UN says last of at least 16 staffers held in Ethiopia freed

AP , Saturday 19 Feb 2022

The last UN staff member detained by the Ethiopian government has been released, ending a months-long effort to gain freedom for at least 16 UN employees picked up since late October during the ongoing war in the country's north, the United Nations said Friday.

UN spokesman Stephane Dujarric

UN spokesman Stephane Dujarric said two others were freed ``in the past few days.'' All three were Ethiopian nationals.

The UN announced on Nov. 9 that at least 16 of its local employees had been detained in the Ethiopian capital, Addis Ababa, and a government spokesman asserted they were held for their ``participation in terror'' under a state of emergency.

At about the same time, Ethiopian authorities arrested arrested and detained some 70 truck drivers contracted to the United Nations and other groups to deliver humanitarian aid. The UN announced on Nov. 18 that they had all been released.

Dujarric said Friday the United Nations repeatedly raised the issue of the detained U.N. staffers, and ``had never really gotten any clarity as to why they were detained in the first place.''

``But at this point, we're just really, really glad that they are released,'' he said.

According to the UN, the first arrest was on Oct. 31, 2021, with the majority of arrests taking place in November although there were arrests in December and January as well. The first releases came in mid-November.

UN Deputy Secretary-General Amina Mohammed, who returned from Ethiopia last week, said she raised the issue of the last three staffers still being held during meetings with the country's leaders.

The arrests strained relations between the United Nations and the Ethiopian government.

``I think we have been stunned by the response that we have had from the Ethiopian government but I do think that it's on the mend.'' Mohammed told reporters last week. ``The perceptions from the Ethiopian people that we cannot be trusted, must be corrected and the leaders in Ethiopia have to start to help us do that.''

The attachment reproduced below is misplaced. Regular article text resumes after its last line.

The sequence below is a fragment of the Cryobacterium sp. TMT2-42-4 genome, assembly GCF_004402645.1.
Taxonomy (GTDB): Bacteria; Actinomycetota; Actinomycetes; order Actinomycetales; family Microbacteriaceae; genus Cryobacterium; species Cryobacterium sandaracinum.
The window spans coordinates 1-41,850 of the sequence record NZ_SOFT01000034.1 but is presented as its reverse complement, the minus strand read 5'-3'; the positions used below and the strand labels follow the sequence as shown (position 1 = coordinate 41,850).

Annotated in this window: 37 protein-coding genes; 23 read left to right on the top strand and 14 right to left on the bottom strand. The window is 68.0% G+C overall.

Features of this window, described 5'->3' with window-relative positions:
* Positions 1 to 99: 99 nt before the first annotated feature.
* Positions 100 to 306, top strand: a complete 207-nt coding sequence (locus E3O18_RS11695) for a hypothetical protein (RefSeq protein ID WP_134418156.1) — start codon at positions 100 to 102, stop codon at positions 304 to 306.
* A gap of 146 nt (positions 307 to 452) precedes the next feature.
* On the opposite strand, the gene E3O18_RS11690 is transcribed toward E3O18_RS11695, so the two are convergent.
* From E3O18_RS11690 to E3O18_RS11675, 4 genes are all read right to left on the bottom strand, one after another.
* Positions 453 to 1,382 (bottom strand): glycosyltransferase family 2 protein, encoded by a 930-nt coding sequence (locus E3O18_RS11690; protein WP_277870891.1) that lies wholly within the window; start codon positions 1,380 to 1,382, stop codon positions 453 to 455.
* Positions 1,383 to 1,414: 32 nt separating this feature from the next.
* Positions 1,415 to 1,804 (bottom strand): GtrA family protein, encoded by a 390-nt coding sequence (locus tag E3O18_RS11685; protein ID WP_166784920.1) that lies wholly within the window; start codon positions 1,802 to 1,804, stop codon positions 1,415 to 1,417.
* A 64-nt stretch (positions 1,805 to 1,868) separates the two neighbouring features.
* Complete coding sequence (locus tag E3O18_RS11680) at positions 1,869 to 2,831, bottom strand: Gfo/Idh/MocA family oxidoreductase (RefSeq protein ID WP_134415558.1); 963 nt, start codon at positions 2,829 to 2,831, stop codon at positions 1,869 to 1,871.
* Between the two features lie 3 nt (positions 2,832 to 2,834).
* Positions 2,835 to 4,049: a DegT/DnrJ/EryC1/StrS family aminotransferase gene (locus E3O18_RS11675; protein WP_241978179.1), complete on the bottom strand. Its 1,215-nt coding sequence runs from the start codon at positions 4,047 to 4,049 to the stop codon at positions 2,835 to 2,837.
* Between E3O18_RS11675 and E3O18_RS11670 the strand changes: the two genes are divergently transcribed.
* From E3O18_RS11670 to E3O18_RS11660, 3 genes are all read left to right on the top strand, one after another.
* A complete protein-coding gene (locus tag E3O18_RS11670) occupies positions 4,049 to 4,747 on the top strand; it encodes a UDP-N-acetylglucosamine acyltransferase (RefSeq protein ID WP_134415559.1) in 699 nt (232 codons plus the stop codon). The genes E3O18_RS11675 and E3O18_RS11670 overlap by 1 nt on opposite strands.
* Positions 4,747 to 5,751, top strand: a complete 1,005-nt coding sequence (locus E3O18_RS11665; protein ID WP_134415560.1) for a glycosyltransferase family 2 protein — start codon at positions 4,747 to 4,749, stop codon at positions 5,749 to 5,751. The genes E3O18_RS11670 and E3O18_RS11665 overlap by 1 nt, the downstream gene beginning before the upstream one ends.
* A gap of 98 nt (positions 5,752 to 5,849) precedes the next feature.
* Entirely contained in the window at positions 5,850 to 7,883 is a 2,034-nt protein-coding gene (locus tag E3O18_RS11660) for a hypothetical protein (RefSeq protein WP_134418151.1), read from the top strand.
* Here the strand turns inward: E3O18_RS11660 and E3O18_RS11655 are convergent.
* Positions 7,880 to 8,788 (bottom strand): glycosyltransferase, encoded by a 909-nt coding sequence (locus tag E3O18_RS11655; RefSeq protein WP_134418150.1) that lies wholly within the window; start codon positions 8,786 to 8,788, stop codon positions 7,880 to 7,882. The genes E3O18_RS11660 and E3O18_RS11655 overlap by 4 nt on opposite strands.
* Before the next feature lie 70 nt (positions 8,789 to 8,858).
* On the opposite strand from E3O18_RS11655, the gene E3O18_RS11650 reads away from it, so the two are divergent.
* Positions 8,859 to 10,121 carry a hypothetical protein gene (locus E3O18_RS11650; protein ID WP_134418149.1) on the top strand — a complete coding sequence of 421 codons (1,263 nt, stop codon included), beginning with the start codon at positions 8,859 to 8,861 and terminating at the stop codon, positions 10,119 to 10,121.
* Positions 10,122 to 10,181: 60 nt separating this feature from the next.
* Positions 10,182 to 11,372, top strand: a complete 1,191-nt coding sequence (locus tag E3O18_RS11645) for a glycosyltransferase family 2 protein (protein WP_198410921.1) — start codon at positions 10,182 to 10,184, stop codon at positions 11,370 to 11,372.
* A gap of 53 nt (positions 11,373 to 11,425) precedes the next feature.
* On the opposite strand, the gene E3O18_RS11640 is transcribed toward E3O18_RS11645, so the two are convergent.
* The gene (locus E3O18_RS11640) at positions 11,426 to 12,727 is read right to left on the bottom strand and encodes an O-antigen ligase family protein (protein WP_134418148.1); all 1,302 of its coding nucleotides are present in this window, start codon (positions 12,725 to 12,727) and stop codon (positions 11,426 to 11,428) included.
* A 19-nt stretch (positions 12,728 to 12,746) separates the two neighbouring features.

The deputy secretary-general said she thinks her visit helped show that the U.N. is remaining in the country and is ``loyal to our commitment in supporting the people of Ethiopia.''

Months of political tensions between Ethiopian Prime Minister Abiy Ahmed's government and leaders in northern Tigray who once dominated Ethiopia's government exploded into war in November 2020.

Following some of the fiercest fighting of the conflict, Ethiopia soldiers fled the Tigray capital, Mekele, in June 2021, and the government declared a national state of emergency with sweeping powers. A drone-assisted government military offensive halted the Tigrayans' approach to Ethiopia's capital. Addis Ababa. In December, the Tigrayans retreated back to Tigray.

The war is believed to have caused the deaths of tens of thousands of people and the displacement of millions.

Although the conflict has subsided in several places, notably within the Tigray and neighboring Amhara regions, and lawmakers voted earlier this week to lift the state of emergency, concerns remain about fighting in the northeastern Afar region.

Dujarric told reporters the UN refugee agency, UNHCR, reported Friday that they are working with the Ethiopian authorities and partners to provide emergency aid to thousands of Eritrean refugees who fled a refugee camp in the Afar region due to fighting.

``Refugees who trekked the long distance to the regional capital in Semera told UNHCR that armed men stole their belongings and occupied their homes,'' he said. ``According to their testimonies, at least five refugees were killed and several women were kidnapped.''

Dujarric said that UNHCR remains worried about the safety and well-being of thousands of Eritrean refugees caught up in the conflict, ``with yet another refugee camp severely impacted.''

On the humanitarian front, aid for millions in the Tigray region remains severely limited under what the UN has described as a ``de facto humanitarian blockade.''

On Monday, the World Health Organization said it has been granted access to send medical supplies to Tigray for the first time in six months, but said fuel shortages were hampering its distribution.

Short link: